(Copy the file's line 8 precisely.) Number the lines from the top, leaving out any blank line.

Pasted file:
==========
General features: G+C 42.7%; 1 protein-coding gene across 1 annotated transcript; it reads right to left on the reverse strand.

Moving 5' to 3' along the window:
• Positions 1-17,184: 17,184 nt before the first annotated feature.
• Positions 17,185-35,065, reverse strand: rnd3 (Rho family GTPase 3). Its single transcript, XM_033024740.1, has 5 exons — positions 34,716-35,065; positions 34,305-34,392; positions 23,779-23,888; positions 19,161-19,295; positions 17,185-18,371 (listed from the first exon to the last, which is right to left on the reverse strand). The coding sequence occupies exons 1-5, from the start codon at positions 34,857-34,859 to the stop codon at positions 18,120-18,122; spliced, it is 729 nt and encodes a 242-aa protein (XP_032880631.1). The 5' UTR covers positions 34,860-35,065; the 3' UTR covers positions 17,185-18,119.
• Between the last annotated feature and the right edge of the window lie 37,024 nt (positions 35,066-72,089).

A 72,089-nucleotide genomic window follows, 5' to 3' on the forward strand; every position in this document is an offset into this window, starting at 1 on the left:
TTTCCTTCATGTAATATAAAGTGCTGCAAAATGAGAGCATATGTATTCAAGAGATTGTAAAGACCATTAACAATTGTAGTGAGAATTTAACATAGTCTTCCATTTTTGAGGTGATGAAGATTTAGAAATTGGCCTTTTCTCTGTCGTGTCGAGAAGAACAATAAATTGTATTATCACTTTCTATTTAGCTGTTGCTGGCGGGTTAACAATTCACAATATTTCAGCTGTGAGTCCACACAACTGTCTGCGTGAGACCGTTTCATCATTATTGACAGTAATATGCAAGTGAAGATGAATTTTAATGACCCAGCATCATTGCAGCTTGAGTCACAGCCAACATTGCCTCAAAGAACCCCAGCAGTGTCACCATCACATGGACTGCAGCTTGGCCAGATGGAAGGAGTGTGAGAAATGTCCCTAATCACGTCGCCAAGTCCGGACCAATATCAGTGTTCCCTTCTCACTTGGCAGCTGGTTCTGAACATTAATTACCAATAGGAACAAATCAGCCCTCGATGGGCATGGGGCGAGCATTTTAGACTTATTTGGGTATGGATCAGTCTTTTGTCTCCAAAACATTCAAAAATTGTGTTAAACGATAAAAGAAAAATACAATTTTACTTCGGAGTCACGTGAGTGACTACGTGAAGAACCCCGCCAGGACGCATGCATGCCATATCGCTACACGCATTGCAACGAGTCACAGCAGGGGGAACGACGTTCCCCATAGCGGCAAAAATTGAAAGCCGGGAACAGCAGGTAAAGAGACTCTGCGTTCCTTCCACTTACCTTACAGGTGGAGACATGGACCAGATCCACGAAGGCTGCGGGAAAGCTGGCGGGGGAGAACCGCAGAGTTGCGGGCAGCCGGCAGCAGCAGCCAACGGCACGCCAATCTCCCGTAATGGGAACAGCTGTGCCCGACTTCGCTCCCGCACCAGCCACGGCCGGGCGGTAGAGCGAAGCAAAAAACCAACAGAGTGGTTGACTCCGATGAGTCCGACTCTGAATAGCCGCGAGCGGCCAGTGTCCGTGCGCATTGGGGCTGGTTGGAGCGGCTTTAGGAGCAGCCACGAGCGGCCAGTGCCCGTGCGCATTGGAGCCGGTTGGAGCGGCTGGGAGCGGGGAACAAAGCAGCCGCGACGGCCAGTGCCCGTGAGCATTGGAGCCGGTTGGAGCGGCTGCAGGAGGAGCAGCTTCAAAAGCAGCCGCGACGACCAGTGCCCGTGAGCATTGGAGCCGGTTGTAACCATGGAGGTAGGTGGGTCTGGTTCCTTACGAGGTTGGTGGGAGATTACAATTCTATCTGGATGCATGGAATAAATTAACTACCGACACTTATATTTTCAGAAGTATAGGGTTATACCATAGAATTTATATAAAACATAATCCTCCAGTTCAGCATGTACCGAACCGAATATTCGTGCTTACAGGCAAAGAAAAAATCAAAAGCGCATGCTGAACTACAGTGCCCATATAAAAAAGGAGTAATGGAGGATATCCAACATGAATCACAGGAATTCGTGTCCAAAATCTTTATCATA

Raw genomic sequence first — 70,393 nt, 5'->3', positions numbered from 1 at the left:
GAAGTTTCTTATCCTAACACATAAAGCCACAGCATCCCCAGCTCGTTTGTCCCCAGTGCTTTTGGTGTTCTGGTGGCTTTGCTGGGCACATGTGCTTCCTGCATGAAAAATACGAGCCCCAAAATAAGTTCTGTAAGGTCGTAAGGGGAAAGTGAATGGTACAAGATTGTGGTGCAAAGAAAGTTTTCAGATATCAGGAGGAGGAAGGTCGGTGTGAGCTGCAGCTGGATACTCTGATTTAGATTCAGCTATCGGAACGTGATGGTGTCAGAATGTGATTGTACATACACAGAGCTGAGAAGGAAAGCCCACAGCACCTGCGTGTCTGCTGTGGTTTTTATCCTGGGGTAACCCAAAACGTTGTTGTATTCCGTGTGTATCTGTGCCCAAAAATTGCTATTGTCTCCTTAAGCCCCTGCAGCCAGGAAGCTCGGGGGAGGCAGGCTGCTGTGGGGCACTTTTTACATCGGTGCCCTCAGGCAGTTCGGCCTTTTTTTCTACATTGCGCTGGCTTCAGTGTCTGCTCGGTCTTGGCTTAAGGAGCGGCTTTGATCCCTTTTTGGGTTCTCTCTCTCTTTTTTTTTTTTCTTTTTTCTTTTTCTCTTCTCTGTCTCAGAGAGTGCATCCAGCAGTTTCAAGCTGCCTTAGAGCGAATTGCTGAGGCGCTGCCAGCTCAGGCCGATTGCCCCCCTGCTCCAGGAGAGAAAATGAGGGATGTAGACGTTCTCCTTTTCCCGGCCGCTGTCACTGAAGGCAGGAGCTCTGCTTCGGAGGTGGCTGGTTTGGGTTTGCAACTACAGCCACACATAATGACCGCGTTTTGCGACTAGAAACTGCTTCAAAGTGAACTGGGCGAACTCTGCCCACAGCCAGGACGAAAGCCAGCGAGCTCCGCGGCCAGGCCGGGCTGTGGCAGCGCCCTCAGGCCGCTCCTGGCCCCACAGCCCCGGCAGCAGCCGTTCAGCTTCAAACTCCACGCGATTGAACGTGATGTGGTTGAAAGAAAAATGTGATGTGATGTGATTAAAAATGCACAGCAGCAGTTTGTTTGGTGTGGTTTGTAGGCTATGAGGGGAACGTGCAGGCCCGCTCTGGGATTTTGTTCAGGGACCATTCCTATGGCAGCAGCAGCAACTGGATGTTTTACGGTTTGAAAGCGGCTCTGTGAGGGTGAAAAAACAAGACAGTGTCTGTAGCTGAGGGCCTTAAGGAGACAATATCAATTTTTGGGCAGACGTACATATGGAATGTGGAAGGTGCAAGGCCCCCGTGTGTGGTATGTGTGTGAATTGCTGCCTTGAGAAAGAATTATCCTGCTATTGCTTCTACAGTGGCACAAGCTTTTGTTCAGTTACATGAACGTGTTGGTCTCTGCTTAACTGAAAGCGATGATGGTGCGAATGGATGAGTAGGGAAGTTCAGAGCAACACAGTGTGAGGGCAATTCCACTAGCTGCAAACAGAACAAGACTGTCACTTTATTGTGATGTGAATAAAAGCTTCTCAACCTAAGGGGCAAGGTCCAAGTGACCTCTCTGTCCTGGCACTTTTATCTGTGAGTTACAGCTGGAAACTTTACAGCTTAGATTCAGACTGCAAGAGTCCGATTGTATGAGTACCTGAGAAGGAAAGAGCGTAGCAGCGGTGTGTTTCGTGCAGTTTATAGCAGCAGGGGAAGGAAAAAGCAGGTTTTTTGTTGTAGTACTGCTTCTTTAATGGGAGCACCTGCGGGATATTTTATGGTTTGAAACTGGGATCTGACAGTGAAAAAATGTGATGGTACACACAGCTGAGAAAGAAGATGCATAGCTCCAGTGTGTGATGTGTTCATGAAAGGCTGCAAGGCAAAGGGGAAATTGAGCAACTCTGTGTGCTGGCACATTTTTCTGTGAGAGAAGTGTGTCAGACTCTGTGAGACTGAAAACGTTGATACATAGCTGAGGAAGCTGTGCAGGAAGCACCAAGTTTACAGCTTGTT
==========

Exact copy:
Raw genomic sequence first — 70,393 nt, 5'->3', positions numbered from 1 at the left: